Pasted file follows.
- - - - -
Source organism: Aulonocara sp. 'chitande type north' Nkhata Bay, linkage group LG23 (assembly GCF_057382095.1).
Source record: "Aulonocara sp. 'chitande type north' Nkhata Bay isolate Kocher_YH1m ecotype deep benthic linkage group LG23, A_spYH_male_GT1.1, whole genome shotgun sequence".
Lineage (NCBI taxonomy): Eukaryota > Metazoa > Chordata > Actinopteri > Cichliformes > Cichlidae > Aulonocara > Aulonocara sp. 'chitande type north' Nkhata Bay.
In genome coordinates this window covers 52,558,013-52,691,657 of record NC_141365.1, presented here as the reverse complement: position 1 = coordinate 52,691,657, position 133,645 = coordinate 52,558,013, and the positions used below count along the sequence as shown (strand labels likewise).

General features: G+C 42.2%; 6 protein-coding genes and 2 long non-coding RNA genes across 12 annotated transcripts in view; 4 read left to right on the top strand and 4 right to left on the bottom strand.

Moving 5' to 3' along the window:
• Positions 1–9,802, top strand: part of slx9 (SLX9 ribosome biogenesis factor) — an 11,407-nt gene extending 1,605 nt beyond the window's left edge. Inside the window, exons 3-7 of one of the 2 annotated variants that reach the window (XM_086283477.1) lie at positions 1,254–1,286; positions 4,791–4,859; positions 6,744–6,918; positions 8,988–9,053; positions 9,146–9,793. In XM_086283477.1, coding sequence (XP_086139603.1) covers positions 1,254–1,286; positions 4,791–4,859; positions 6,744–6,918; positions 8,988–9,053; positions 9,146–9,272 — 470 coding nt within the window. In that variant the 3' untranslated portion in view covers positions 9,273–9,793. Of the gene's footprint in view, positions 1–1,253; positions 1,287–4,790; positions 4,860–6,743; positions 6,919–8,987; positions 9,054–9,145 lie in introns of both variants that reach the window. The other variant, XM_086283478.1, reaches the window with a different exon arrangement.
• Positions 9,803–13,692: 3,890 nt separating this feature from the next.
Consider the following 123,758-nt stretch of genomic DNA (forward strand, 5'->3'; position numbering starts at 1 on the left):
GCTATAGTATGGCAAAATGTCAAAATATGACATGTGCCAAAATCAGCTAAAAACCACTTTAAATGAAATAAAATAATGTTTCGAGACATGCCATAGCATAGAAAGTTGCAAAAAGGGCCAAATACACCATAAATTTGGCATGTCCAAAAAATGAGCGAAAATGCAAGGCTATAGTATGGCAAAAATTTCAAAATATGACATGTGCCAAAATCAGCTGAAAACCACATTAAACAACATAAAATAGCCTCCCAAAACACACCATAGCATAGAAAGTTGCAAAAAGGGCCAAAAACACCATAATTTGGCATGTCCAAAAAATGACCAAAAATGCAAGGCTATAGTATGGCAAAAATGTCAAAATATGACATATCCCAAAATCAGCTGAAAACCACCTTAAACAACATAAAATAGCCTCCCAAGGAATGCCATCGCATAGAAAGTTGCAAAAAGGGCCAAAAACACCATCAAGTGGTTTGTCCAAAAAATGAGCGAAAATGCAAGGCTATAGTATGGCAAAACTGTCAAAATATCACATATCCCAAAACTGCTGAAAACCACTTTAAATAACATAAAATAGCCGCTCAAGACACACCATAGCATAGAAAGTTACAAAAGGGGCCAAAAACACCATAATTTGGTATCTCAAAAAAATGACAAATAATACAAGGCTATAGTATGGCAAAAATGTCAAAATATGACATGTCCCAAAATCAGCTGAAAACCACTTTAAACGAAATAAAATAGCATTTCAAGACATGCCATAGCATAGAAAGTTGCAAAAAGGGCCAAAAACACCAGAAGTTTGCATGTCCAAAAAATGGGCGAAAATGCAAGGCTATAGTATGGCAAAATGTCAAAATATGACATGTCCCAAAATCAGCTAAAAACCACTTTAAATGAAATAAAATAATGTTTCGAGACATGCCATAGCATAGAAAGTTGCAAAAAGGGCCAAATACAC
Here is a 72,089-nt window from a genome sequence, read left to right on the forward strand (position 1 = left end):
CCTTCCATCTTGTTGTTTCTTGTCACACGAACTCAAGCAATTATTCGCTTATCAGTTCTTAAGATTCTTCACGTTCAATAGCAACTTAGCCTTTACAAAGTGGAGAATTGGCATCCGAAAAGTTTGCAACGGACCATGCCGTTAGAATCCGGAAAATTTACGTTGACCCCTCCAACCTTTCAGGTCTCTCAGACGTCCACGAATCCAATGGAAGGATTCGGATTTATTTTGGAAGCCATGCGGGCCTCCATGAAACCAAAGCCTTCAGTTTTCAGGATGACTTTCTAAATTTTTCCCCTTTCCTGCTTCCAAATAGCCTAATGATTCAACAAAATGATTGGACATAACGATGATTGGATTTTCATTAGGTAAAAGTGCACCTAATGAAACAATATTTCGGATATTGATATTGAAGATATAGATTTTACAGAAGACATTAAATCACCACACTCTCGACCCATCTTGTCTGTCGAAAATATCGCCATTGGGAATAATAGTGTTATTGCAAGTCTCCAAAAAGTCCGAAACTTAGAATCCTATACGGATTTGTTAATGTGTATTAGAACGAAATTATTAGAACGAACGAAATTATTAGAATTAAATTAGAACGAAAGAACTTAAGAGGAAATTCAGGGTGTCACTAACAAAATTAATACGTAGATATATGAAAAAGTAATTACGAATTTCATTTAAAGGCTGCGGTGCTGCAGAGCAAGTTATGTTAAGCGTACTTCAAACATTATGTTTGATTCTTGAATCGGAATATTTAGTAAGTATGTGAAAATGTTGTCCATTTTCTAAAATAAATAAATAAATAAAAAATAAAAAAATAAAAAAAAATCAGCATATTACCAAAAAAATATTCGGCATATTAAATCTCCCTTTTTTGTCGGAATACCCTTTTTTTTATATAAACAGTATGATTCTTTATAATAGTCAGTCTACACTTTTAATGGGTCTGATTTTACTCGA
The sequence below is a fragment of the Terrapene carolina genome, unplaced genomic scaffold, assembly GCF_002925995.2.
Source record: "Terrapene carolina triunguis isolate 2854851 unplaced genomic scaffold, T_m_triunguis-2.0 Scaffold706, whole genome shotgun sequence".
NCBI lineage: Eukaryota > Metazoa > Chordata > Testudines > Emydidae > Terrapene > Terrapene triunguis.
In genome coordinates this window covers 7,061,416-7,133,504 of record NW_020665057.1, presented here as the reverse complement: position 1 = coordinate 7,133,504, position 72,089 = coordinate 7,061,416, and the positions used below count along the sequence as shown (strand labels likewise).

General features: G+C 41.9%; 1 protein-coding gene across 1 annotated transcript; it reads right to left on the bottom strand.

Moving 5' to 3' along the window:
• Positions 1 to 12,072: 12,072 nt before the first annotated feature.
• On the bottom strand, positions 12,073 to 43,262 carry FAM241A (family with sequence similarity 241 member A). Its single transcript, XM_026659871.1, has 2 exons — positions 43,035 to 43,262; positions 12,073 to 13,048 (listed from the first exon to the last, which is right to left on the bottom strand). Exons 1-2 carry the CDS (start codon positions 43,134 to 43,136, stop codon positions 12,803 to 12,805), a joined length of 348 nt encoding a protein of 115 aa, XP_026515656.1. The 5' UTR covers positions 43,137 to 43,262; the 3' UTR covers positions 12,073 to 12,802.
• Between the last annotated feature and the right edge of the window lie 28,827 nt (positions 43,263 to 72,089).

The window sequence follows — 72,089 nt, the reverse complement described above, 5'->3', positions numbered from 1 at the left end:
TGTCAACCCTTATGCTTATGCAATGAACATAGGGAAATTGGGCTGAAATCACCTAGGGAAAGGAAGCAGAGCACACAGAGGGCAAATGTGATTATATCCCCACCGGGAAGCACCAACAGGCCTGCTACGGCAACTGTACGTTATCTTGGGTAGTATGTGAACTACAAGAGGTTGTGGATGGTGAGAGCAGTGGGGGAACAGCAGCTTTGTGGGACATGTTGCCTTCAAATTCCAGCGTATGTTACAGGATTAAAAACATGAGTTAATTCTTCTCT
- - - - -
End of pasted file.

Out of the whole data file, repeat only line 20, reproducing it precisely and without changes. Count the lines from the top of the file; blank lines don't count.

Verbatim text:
• On the bottom strand, positions 12,073 to 43,262 carry FAM241A (family with sequence similarity 241 member A). Its single transcript, XM_026659871.1, has 2 exons — positions 43,035 to 43,262; positions 12,073 to 13,048 (listed from the first exon to the last, which is right to left on the bottom strand). Exons 1-2 carry the CDS (start codon positions 43,134 to 43,136, stop codon positions 12,803 to 12,805), a joined length of 348 nt encoding a protein of 115 aa, XP_026515656.1. The 5' UTR covers positions 43,137 to 43,262; the 3' UTR covers positions 12,073 to 12,802.